Overcoming Obstacles is the Key to Success


    As I sit in a powerless Houston home, it is funny how powerless one can become in their own life.  Hurricane Ike’s devastation to the Texas Gulf Coast is similar on a much smaller scale to the devastation that occurred in New Orleans as a result to Hurricane Katrina in 2005.  However, a hurricane is only a microcosm of the journey of life in which we will be faced with many obstacles that we will have to overcome if we are to be successful in life.

    Throughout the years I have heard many African American males say they are unable to succeed in life because the chips are stacked against them.  Some say they are unsuccessful because they did not have a positive father figure to emulate, or they were not raised in an upper middle class family, or the realities of racism will simply not allow them to succeed in life.

    Truthfully, we all go through obstacles in life, but the ones that persevere through the hard times are the ones who make it to the finish line and are unable to reap the rewards of God’s many blessings for our lives.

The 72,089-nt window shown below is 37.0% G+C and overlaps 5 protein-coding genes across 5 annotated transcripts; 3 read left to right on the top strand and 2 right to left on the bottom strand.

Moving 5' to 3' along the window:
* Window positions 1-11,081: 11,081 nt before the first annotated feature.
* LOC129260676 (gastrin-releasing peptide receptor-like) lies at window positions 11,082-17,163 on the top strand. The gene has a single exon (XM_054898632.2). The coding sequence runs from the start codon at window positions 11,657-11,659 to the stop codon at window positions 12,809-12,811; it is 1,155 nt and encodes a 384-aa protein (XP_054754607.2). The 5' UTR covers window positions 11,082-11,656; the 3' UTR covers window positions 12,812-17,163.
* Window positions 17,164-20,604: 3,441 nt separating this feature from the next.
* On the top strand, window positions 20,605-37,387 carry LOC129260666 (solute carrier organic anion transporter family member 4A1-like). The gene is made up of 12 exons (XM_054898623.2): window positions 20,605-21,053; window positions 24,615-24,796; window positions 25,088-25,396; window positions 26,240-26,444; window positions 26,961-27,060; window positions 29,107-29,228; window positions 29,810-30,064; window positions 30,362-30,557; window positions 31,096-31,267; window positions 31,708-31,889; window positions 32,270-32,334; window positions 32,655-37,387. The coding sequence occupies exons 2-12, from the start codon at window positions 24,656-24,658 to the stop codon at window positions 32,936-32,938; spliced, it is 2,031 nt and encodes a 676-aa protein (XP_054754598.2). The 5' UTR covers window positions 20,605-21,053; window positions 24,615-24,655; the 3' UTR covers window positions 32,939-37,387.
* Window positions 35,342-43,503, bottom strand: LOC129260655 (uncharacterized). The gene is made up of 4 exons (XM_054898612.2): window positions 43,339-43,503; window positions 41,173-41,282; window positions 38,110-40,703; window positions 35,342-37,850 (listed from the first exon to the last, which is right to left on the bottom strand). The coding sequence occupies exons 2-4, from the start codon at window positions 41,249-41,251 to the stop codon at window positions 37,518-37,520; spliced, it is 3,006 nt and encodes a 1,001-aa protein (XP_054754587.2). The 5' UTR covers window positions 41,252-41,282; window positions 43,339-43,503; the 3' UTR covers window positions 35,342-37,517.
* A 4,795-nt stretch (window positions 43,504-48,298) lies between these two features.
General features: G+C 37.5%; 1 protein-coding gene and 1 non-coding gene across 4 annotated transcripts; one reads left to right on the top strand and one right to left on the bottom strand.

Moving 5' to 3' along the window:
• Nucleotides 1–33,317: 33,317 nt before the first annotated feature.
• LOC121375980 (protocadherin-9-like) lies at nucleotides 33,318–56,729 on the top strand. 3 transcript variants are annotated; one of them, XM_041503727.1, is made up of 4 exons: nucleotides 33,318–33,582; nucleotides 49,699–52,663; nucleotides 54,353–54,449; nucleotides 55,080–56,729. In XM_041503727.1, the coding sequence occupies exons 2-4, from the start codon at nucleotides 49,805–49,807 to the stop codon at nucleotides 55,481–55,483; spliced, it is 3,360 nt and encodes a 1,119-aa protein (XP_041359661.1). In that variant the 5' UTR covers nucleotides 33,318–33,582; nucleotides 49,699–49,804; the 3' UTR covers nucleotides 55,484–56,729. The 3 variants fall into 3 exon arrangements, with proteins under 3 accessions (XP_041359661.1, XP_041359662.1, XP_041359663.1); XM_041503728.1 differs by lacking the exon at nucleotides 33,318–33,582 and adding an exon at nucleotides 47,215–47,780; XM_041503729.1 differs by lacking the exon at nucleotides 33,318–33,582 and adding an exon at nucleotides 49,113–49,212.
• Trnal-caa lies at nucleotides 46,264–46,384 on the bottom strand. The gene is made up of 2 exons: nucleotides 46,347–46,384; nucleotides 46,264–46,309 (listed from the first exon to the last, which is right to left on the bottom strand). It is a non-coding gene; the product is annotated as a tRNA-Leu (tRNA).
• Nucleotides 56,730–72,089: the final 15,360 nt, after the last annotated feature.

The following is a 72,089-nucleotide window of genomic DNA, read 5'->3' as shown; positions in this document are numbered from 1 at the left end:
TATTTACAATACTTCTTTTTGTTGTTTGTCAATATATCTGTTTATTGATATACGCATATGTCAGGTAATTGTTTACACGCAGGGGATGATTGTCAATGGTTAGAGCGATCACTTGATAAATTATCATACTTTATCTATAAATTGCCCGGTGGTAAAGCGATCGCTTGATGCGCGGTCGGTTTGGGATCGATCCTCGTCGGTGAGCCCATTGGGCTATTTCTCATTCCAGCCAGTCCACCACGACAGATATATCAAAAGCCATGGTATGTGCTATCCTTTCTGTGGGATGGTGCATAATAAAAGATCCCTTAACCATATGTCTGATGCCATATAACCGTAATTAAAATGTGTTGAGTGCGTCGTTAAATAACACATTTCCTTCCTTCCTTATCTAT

Hurricanes Ike and Katrina are clear indications that even those with a silver spoon in their mouth can one day be in a predicament when they are struggling just to put food in their mouths.

    It is time for all African Americans, especially males, to let go of the excuses and look at obstacles as God’s way of preparing us for greater glory.  In 2008, with the success of Senator Barack Obama, we have the opportunity to change the mindset of entire race of people who never thought this type of political success was even possible. 

    What if Obama let obstacles stand in his way?  Would he now be on a journey that could lead him to the White House?  What if Michael Jordan had given up on his basketball dream when he was cut from the varsity team as a high school sophomore?  Would he be still be the best basketball player of all time?  What if Muhammad Ali had given up on boxing when the government stripped him of his heavyweight title because of his stance on the Vietnam War?  Would he still be considered the greatest? 

    Furthermore, where will you be in 20 years if you give up on your dreams because the road to success is tough.  Will you be the strong Black man that God has called you to be or will you be just another statistic who did not have the strength to overcome the obstacles that we will all endure during our lifetime?

Smith is publisher of Regal Black Men’s Magazine.

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